Kendrick would only say during a brief phone interview: “I did not molest Candace Conti. I have never been questioned by law enforcement involving Candace Conti. I’ve never been charged with a crime involving Candace Conti.” He would not comment on any other cases.
Conti’s discovery of Kendrick in the sex offender registry led her back to the Witnesses. She went to elders Michael Clarke and Larry Lamerdin, who had watched her grow up, and told them her story for the first time. Because she didn’t have any witnesses to her abuse, she said, they told her there was nothing they could do.
“They got the story from me and they both cried, she said. But they couldn’t come to bat for me. It was out of their hands. They are bound by those rules and regulations that are passed down by the organization.”
Clarke and Lamerdin wrote to the Oakley congregation in December 2009 to inform the elders that Kendrick had abused Conti. The letter arrived seven years after Josh Hood learned that Kendrick had abused his daughter.
“She claims that there (sic) relationship was inappropriate and her parents and congregation elders should have put a stop to it,” they wrote. “We totally agreed.”
“She asked us twice if we were going to report this to the authorities,” they continued. “We told her that if she wishes to make a report, it is her absolute right to do so.”
When Conti told them that she didn’t trust the congregation to protect children, the elders wrote, “We shared a number of scriptures with her regarding Jehovah’s love and concern for her.”
Frustrated with the response from the Witnesses, Conti sued the Watchtower in 2011.
“It was to attack the policies and procedures that were in place, that let a serial molester continue to molest children,” Conti said. “I had this sense of guilt. …What if I had done something to maybe protect this other child?”
During the trial, Conti’s attorney Rick Simons zeroed in on the Watchtower’s child abuse policy memos.
In his deposition during Conti’s lawsuit, Clarke said elders are required to adhere strictly to the Watchtower’s policies.
“Are congregations free to deviate from the practices through which instructions are given through ‘Body of Elder’ letters?” her lawyers asked.
“No,” Clarke responded.
In an attempt to discover who wrote the memos, Simons also deposed Allen Shuster, a supervisor in the Watchtower’s service department, where the memos were drafted.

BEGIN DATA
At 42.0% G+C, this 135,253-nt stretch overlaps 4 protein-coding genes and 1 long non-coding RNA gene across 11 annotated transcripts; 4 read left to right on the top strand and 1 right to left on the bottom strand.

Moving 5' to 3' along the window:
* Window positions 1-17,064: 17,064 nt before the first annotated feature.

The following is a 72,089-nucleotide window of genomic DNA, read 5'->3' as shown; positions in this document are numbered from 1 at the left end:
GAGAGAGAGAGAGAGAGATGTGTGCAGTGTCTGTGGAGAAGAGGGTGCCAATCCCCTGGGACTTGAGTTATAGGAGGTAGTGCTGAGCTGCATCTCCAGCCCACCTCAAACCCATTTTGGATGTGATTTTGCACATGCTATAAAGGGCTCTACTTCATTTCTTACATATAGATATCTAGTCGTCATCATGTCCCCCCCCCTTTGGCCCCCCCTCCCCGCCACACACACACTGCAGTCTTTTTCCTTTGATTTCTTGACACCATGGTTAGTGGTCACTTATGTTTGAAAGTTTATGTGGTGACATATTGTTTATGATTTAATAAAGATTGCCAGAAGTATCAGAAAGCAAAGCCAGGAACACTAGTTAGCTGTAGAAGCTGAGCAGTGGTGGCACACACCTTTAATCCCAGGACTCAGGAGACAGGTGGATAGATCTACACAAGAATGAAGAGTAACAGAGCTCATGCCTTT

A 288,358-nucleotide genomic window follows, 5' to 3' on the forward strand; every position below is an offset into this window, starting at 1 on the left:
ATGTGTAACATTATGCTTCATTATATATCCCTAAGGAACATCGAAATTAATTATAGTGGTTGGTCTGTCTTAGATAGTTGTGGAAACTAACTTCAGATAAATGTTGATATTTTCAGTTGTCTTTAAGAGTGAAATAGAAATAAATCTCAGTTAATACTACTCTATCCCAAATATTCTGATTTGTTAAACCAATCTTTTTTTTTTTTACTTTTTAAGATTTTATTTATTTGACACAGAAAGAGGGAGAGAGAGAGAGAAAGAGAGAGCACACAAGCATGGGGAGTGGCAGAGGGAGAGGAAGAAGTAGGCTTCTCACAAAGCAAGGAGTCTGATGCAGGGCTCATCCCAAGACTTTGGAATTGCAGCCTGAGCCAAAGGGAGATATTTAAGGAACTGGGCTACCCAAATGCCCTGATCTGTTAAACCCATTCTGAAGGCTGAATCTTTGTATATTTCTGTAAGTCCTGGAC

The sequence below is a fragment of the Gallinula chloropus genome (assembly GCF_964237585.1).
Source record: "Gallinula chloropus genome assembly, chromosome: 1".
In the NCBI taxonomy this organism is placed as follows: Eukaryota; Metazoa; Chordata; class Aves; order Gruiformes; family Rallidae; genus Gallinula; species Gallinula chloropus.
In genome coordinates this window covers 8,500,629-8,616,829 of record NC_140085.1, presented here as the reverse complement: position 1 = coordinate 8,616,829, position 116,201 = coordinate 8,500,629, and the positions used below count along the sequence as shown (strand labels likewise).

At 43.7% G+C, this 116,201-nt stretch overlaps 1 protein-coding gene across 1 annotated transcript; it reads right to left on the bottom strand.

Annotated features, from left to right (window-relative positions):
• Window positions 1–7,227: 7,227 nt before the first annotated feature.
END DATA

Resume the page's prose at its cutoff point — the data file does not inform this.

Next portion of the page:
Shuster testified that he might have contributed to writing some of the memos but that he couldn’t remember for sure.
“There would have been a group of elders within the service department that would have reviewed this letter,” he said. “It would have been approved by a committee of the Governing Body.”
Simons then asked about the two-witness rule.
“These are policies that come from the Governing Body?” Simons asked.
“That is an accurate statement, yes,” Shuster said.
Before the Conti case, all U.S. child abuse lawsuits against the Watchtower had been either dismissed or settled out of court. Hers was the first to go to trial. The jury found in 2012 that the North Fremont congregation and the Watchtower had been negligent, failing to protect Conti from a known child abuser. She was awarded more than $15 million.
In the wake of the Conti verdict, Josh Hood and his daughter filed their own lawsuit against the Watchtower in 2012.
Howard Magee, the Hoods’ lawyer, deposed Thomas Jefferson, another Watchtower supervisor in the New York service department. He corroborated Clarke’s testimony in Conti’s case that elders are instructed to report child abuse to the Watchtower’s legal department and expected to follow whatever advice they receive.
Jefferson said the Watchtower has files on Kendrick’s abuse history. He was not aware of any Watchtower policy that would prohibit Kendrick from preaching door to door, he said
“Child molestation is a confidential matter,” he said.
Kendrick, now 61, is still an active member of the Oakley congregation. He and Linda Hood remain together. Linda Hood’s granddaughter’s case was dismissed after the judge affirmed the Watchtower’s First Amendment protection.
This month, a California judge in another case ruled against the Watchtower for refusing to provide its database of abusers.
In a statement to Reveal punctuated with Bible citations, the Watchtower stated that congregation elders comply with child abuse reporting laws.
“The victim and his or her parents have the absolute right to report the matter to the governmental authorities. (Galatians 6:5),” the statement read. “Congregation elders do not shield abusers from the authorities or from the consequences of their actions. (Galatians 6:7).”
“We believe that loving and protective parents are the best deterrent to child abuse.”
This story was edited by Fernando Diaz and Robert Salladay and copy edited by Sheela Kamath and Nikki Frick.